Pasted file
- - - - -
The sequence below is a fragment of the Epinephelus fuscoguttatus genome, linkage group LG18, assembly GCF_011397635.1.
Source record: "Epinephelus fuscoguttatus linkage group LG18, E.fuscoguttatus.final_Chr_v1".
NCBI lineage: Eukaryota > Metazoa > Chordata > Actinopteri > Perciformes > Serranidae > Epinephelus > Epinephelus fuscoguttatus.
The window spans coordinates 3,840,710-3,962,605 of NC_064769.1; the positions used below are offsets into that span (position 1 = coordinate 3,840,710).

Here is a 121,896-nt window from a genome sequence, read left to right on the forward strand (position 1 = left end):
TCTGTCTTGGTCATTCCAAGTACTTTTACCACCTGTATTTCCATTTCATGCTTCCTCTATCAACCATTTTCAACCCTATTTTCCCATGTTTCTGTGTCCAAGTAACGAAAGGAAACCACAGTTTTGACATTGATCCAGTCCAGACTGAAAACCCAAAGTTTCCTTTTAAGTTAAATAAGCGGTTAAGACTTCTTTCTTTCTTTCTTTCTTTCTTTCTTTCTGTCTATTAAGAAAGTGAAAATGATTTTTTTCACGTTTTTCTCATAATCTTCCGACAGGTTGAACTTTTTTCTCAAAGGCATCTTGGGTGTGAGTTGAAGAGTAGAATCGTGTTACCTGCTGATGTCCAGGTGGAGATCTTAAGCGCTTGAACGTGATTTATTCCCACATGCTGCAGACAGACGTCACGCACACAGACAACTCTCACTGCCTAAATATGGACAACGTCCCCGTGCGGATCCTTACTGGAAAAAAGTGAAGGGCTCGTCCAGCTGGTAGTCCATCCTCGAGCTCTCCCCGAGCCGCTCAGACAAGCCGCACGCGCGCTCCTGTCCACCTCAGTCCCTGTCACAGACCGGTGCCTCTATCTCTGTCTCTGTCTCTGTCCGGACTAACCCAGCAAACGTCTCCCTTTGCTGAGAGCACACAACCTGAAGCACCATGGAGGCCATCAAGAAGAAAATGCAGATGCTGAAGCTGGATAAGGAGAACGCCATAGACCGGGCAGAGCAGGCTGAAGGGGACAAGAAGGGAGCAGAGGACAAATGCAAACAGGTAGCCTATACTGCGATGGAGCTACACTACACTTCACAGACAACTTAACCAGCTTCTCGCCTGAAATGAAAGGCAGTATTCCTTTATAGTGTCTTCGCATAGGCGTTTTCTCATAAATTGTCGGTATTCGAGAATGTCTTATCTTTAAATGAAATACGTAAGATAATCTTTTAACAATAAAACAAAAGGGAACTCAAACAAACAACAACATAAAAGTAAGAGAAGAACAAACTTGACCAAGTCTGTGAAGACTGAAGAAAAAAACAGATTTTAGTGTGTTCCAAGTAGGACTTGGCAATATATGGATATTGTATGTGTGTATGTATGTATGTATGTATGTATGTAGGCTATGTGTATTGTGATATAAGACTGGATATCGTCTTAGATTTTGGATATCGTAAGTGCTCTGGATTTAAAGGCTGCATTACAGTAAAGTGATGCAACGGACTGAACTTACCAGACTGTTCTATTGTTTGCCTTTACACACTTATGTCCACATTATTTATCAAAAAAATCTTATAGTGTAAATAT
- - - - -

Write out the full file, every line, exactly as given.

The sequence below is a fragment of the Epinephelus fuscoguttatus genome, linkage group LG18, assembly GCF_011397635.1.
Source record: "Epinephelus fuscoguttatus linkage group LG18, E.fuscoguttatus.final_Chr_v1".
NCBI lineage: Eukaryota > Metazoa > Chordata > Actinopteri > Perciformes > Serranidae > Epinephelus > Epinephelus fuscoguttatus.
The window spans coordinates 3,840,710-3,962,605 of NC_064769.1; the positions used below are offsets into that span (position 1 = coordinate 3,840,710).

Here is a 121,896-nt window from a genome sequence, read left to right on the forward strand (position 1 = left end):
TCTGTCTTGGTCATTCCAAGTACTTTTACCACCTGTATTTCCATTTCATGCTTCCTCTATCAACCATTTTCAACCCTATTTTCCCATGTTTCTGTGTCCAAGTAACGAAAGGAAACCACAGTTTTGACATTGATCCAGTCCAGACTGAAAACCCAAAGTTTCCTTTTAAGTTAAATAAGCGGTTAAGACTTCTTTCTTTCTTTCTTTCTTTCTTTCTTTCTGTCTATTAAGAAAGTGAAAATGATTTTTTTCACGTTTTTCTCATAATCTTCCGACAGGTTGAACTTTTTTCTCAAAGGCATCTTGGGTGTGAGTTGAAGAGTAGAATCGTGTTACCTGCTGATGTCCAGGTGGAGATCTTAAGCGCTTGAACGTGATTTATTCCCACATGCTGCAGACAGACGTCACGCACACAGACAACTCTCACTGCCTAAATATGGACAACGTCCCCGTGCGGATCCTTACTGGAAAAAAGTGAAGGGCTCGTCCAGCTGGTAGTCCATCCTCGAGCTCTCCCCGAGCCGCTCAGACAAGCCGCACGCGCGCTCCTGTCCACCTCAGTCCCTGTCACAGACCGGTGCCTCTATCTCTGTCTCTGTCTCTGTCCGGACTAACCCAGCAAACGTCTCCCTTTGCTGAGAGCACACAACCTGAAGCACCATGGAGGCCATCAAGAAGAAAATGCAGATGCTGAAGCTGGATAAGGAGAACGCCATAGACCGGGCAGAGCAGGCTGAAGGGGACAAGAAGGGAGCAGAGGACAAATGCAAACAGGTAGCCTATACTGCGATGGAGCTACACTACACTTCACAGACAACTTAACCAGCTTCTCGCCTGAAATGAAAGGCAGTATTCCTTTATAGTGTCTTCGCATAGGCGTTTTCTCATAAATTGTCGGTATTCGAGAATGTCTTATCTTTAAATGAAATACGTAAGATAATCTTTTAACAATAAAACAAAAGGGAACTCAAACAAACAACAACATAAAAGTAAGAGAAGAACAAACTTGACCAAGTCTGTGAAGACTGAAGAAAAAAACAGATTTTAGTGTGTTCCAAGTAGGACTTGGCAATATATGGATATTGTATGTGTGTATGTATGTATGTATGTATGTATGTAGGCTATGTGTATTGTGATATAAGACTGGATATCGTCTTAGATTTTGGATATCGTAAGTGCTCTGGATTTAAAGGCTGCATTACAGTAAAGTGATGCAACGGACTGAACTTACCAGACTGTTCTATTGTTTGCCTTTACACACTTATGTCCACATTATTTATCAAAAAAATCTTATAGTGTAAATAT